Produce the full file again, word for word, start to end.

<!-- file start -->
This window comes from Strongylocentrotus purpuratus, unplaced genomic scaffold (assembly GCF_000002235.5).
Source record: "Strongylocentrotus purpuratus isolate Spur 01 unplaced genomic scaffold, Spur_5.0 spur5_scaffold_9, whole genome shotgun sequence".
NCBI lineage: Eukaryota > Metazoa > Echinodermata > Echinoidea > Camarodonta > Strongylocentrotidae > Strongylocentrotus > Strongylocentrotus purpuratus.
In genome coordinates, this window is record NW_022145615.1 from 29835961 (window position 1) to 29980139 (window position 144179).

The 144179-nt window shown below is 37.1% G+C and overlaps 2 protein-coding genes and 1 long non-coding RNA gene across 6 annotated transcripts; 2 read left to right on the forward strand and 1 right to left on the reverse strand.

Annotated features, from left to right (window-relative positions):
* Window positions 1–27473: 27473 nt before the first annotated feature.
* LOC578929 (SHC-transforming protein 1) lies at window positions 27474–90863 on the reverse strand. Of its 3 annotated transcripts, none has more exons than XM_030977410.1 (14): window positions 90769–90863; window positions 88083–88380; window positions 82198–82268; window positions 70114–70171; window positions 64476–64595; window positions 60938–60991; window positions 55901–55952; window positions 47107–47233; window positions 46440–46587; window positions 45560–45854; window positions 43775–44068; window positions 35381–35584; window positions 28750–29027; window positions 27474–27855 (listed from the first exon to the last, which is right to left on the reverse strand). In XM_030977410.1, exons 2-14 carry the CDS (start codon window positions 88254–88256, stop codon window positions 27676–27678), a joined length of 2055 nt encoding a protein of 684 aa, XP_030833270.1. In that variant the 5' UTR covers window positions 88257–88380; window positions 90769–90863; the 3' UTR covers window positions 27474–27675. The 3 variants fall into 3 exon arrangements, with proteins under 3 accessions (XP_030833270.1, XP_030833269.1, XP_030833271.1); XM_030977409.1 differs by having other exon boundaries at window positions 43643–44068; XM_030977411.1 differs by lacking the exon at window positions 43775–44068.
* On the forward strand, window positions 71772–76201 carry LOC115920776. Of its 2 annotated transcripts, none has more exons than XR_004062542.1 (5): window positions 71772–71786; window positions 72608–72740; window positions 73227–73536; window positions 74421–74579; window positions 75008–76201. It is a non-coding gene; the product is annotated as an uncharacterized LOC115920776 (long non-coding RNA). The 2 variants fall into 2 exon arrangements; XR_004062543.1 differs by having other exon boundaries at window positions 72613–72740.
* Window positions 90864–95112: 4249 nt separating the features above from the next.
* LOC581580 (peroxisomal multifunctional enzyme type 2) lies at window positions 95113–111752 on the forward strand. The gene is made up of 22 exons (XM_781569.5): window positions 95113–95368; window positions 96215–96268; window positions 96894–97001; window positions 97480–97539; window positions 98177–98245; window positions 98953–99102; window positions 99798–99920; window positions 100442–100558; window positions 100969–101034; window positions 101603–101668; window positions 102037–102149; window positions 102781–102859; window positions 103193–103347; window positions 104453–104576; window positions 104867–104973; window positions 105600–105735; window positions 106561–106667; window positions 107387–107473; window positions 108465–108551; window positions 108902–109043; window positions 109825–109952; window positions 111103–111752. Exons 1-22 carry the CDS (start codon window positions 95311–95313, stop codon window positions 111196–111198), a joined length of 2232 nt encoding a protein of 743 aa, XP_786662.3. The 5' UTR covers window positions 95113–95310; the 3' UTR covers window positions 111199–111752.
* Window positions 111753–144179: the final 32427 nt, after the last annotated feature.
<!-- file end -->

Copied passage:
This window comes from Strongylocentrotus purpuratus, unplaced genomic scaffold (assembly GCF_000002235.5).
Source record: "Strongylocentrotus purpuratus isolate Spur 01 unplaced genomic scaffold, Spur_5.0 spur5_scaffold_9, whole genome shotgun sequence".
NCBI lineage: Eukaryota > Metazoa > Echinodermata > Echinoidea > Camarodonta > Strongylocentrotidae > Strongylocentrotus > Strongylocentrotus purpuratus.
In genome coordinates, this window is record NW_022145615.1 from 29835961 (window position 1) to 29980139 (window position 144179).

The 144179-nt window shown below is 37.1% G+C and overlaps 2 protein-coding genes and 1 long non-coding RNA gene across 6 annotated transcripts; 2 read left to right on the forward strand and 1 right to left on the reverse strand.

Annotated features, from left to right (window-relative positions):
* Window positions 1–27473: 27473 nt before the first annotated feature.
* LOC578929 (SHC-transforming protein 1) lies at window positions 27474–90863 on the reverse strand. Of its 3 annotated transcripts, none has more exons than XM_030977410.1 (14): window positions 90769–90863; window positions 88083–88380; window positions 82198–82268; window positions 70114–70171; window positions 64476–64595; window positions 60938–60991; window positions 55901–55952; window positions 47107–47233; window positions 46440–46587; window positions 45560–45854; window positions 43775–44068; window positions 35381–35584; window positions 28750–29027; window positions 27474–27855 (listed from the first exon to the last, which is right to left on the reverse strand). In XM_030977410.1, exons 2-14 carry the CDS (start codon window positions 88254–88256, stop codon window positions 27676–27678), a joined length of 2055 nt encoding a protein of 684 aa, XP_030833270.1. In that variant the 5' UTR covers window positions 88257–88380; window positions 90769–90863; the 3' UTR covers window positions 27474–27675. The 3 variants fall into 3 exon arrangements, with proteins under 3 accessions (XP_030833270.1, XP_030833269.1, XP_030833271.1); XM_030977409.1 differs by having other exon boundaries at window positions 43643–44068; XM_030977411.1 differs by lacking the exon at window positions 43775–44068.
* On the forward strand, window positions 71772–76201 carry LOC115920776. Of its 2 annotated transcripts, none has more exons than XR_004062542.1 (5): window positions 71772–71786; window positions 72608–72740; window positions 73227–73536; window positions 74421–74579; window positions 75008–76201. It is a non-coding gene; the product is annotated as an uncharacterized LOC115920776 (long non-coding RNA). The 2 variants fall into 2 exon arrangements; XR_004062543.1 differs by having other exon boundaries at window positions 72613–72740.
* Window positions 90864–95112: 4249 nt separating the features above from the next.
* LOC581580 (peroxisomal multifunctional enzyme type 2) lies at window positions 95113–111752 on the forward strand. The gene is made up of 22 exons (XM_781569.5): window positions 95113–95368; window positions 96215–96268; window positions 96894–97001; window positions 97480–97539; window positions 98177–98245; window positions 98953–99102; window positions 99798–99920; window positions 100442–100558; window positions 100969–101034; window positions 101603–101668; window positions 102037–102149; window positions 102781–102859; window positions 103193–103347; window positions 104453–104576; window positions 104867–104973; window positions 105600–105735; window positions 106561–106667; window positions 107387–107473; window positions 108465–108551; window positions 108902–109043; window positions 109825–109952; window positions 111103–111752. Exons 1-22 carry the CDS (start codon window positions 95311–95313, stop codon window positions 111196–111198), a joined length of 2232 nt encoding a protein of 743 aa, XP_786662.3. The 5' UTR covers window positions 95113–95310; the 3' UTR covers window positions 111199–111752.
* Window positions 111753–144179: the final 32427 nt, after the last annotated feature.